Tahoe-Reno Industrial Center nearly sold out after 64,000-acre deal with tech company
STOREY COUNTY, Nev. — Lately, it seems Lance Gilman barely has had a chance to catch his breath.
The Storey County commissioner and marketing manager of the Tahoe-Reno Industrial Center (TRIC) on Jan. 19 announced a series of deals to sell off the majority of available property in the vast 104,000-square-foot industrial park that’s most notably home to Tesla, Google and Switch.
The centerpiece is the purchase of roughly 64,000 acres — which amounts to 62 percent of the space at the industrial park — by Blockchains, LLC, a tech company currently headquartered in Canoga Park, Calif. Blockchains reportedly plans to relocate its operations to TRIC as soon as possible.
“Information about the company and future plans will be forthcoming,” Elaina Duffy, marketing director and spokesperson for Blockchains, said in an email to the NNBW.
Further details about the deal were not made public.
“It was a growth pattern more or less for Blockchains,” Gilman told the NNBW this week. “What it came down to is they wanted ultimately to showcase their blockchain technology format in the largest industrial park in the world.”
Blockchains is a financial services, security and software firm that specializes in “blockchain” technology. According to its website, the company puts itself “at the forefront of one of the most revolutionary innovations since the advent of the internet, blockchain distributed ledger technology,” adding that it chiefly, “conceptualizes and incubates blockchain-powered ideas, ventures and businesses.”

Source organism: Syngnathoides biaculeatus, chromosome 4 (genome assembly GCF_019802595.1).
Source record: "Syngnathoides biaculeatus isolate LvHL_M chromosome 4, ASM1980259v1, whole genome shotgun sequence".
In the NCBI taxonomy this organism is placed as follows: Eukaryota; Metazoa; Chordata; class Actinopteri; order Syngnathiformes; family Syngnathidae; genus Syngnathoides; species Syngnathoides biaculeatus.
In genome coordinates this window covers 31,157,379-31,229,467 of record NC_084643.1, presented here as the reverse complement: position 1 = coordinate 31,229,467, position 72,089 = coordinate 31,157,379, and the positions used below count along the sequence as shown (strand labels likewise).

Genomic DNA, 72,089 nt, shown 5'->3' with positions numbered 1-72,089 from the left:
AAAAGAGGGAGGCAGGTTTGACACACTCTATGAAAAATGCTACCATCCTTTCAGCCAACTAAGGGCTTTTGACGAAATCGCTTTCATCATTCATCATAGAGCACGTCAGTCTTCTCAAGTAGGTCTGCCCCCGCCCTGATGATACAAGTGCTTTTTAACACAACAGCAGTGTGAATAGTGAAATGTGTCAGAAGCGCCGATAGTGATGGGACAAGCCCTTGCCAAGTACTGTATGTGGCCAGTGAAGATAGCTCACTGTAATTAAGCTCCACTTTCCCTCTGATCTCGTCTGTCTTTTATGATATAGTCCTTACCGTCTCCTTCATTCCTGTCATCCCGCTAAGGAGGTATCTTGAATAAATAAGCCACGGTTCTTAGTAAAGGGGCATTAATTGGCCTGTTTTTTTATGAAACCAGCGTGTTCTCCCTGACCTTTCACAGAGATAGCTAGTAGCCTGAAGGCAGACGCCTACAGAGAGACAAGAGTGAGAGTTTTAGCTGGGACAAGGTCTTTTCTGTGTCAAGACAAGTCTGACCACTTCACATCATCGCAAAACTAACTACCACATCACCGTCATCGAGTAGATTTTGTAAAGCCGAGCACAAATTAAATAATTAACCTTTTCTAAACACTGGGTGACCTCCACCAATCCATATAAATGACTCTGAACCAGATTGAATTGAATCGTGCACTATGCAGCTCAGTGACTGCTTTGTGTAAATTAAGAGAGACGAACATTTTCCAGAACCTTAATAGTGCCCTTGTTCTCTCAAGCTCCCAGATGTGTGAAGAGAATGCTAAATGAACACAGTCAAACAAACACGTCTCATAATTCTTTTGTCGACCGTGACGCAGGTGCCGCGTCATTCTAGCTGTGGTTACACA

The technology reportedly allows market participants to keep track of digital currency transactions (such as Bitcoin) without central recordkeeping.
Per the company’s website, during development of its TRIC campus, “a newly renovated facility just outside of (TRIC) will act as our temporary headquarters until the campus is complete.”
“We’re excited to see this announcement and eager to see what Blockchains has in mind with the property,” said Pat Whitten, Storey County manager. “The companies that have purchased land out there usually have had some kind of forward thinking look at the future.”
Gilman also disclosed that Chip Bowlby with Reno Land Development is purchasing 800 acres at the industrial park to develop what will be known as the Tahoe Reno Tech Center.
Gilman and business partner Roger Norman Sr. purchased the future TRIC property in 2001. The latter said he figured it would at least three generations before it was fully developed, but now all but roughly 275 acres of land have been sold, Gilman said.
Gilman indicated he and his partners will remain involved in the TRIC development in various capacities. He also said they are not done looking for land deals, and sees rural Nevada communities such as Fernley, Fallon and Silver Springs as the next steps for development.
“We truly believe Northern Nevada has become the center of the universe,” Gilman said.
Sierra Nevada Media Group editor Kevin MacMillan contributed to this report.